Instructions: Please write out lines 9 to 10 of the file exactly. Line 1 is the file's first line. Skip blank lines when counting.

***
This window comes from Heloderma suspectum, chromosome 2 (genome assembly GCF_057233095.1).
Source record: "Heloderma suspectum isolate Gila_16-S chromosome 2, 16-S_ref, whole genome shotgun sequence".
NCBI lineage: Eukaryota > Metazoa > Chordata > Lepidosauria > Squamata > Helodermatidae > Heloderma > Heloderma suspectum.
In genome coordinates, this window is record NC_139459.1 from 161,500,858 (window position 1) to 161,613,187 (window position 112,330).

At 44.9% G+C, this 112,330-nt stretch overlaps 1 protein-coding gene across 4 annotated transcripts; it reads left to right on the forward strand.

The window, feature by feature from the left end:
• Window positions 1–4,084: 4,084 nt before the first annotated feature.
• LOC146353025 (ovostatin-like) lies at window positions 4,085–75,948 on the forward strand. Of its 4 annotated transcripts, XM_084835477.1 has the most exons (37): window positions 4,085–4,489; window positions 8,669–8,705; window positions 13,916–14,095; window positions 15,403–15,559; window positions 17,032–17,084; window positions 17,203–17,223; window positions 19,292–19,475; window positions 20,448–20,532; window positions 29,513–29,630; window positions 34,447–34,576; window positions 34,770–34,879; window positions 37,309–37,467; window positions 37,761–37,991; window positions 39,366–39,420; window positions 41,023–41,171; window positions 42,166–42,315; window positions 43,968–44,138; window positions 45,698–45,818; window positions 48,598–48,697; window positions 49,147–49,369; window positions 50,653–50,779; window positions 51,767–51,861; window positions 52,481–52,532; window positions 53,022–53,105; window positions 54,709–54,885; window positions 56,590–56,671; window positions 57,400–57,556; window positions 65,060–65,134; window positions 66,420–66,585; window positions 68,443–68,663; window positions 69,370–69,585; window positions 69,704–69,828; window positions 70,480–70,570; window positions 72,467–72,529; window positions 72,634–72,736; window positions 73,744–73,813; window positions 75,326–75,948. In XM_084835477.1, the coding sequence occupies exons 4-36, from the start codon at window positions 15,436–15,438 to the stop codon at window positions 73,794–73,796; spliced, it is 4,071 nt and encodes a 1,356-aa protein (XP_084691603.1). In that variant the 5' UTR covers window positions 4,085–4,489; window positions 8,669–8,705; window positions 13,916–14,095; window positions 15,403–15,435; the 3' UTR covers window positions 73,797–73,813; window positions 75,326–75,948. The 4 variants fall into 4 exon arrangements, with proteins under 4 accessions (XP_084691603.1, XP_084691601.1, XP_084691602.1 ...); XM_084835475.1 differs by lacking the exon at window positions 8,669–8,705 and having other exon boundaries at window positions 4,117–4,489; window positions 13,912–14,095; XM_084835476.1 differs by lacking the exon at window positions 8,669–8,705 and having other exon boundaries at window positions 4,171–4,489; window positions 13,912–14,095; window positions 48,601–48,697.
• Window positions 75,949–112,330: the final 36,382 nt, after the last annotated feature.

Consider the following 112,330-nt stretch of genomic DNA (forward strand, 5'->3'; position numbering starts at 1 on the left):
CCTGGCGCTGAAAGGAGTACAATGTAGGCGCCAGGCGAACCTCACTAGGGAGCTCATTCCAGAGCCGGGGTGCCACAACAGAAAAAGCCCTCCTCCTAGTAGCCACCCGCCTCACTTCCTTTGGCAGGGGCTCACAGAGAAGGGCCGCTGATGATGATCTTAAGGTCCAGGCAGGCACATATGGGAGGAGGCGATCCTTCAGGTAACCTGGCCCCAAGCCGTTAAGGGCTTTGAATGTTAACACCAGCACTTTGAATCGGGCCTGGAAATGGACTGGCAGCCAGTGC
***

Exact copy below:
• Window positions 75,949–112,330: the final 36,382 nt, after the last annotated feature.

Consider the following 112,330-nt stretch of genomic DNA (forward strand, 5'->3'; position numbering starts at 1 on the left):